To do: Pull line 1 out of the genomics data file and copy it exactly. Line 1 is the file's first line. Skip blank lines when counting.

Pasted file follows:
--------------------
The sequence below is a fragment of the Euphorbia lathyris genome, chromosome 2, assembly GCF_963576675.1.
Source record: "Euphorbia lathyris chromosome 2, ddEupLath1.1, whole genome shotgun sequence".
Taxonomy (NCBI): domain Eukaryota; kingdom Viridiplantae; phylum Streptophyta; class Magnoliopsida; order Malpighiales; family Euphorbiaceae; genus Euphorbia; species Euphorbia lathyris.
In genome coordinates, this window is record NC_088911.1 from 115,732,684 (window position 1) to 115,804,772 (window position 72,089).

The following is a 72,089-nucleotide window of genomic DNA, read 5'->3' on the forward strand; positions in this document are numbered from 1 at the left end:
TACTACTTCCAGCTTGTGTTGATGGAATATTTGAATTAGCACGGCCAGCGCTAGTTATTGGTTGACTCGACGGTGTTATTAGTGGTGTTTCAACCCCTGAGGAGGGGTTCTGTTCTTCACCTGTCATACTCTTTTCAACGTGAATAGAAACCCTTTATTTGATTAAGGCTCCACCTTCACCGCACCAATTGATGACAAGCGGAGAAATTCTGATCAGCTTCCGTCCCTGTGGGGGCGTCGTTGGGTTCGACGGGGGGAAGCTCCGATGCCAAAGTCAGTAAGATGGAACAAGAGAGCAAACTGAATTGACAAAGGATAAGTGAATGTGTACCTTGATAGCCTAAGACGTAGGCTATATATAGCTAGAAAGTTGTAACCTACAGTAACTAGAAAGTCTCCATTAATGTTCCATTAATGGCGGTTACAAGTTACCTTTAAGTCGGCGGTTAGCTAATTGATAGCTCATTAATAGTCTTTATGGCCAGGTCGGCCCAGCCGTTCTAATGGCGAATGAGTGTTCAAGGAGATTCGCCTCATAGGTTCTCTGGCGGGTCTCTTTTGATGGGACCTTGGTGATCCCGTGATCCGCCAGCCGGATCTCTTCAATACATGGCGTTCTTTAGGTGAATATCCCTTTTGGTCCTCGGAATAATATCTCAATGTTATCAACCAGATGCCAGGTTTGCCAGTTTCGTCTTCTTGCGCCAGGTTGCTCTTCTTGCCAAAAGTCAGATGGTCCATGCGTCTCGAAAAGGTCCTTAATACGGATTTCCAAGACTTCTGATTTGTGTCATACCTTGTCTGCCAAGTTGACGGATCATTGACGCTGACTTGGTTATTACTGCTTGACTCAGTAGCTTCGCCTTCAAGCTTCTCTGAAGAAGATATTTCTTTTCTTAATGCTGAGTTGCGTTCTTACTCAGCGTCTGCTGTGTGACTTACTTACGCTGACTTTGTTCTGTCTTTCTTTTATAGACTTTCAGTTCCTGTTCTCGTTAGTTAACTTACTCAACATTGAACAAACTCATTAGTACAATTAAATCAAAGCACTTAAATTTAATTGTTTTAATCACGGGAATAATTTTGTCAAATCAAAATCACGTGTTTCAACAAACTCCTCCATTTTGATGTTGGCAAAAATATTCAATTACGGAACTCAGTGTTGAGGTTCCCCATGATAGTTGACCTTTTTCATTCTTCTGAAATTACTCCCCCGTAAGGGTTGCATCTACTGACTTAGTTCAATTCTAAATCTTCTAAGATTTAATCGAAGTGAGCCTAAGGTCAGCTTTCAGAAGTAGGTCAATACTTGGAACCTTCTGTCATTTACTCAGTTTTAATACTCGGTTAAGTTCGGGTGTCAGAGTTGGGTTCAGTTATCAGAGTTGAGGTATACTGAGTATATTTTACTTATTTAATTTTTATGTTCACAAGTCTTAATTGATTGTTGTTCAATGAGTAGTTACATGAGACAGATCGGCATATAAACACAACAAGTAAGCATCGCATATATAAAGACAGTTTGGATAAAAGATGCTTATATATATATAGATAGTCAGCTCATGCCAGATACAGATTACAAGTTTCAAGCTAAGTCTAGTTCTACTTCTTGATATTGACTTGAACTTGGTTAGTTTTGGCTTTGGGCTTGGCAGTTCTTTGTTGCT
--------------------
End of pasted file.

The sequence below is a fragment of the Euphorbia lathyris genome, chromosome 2, assembly GCF_963576675.1.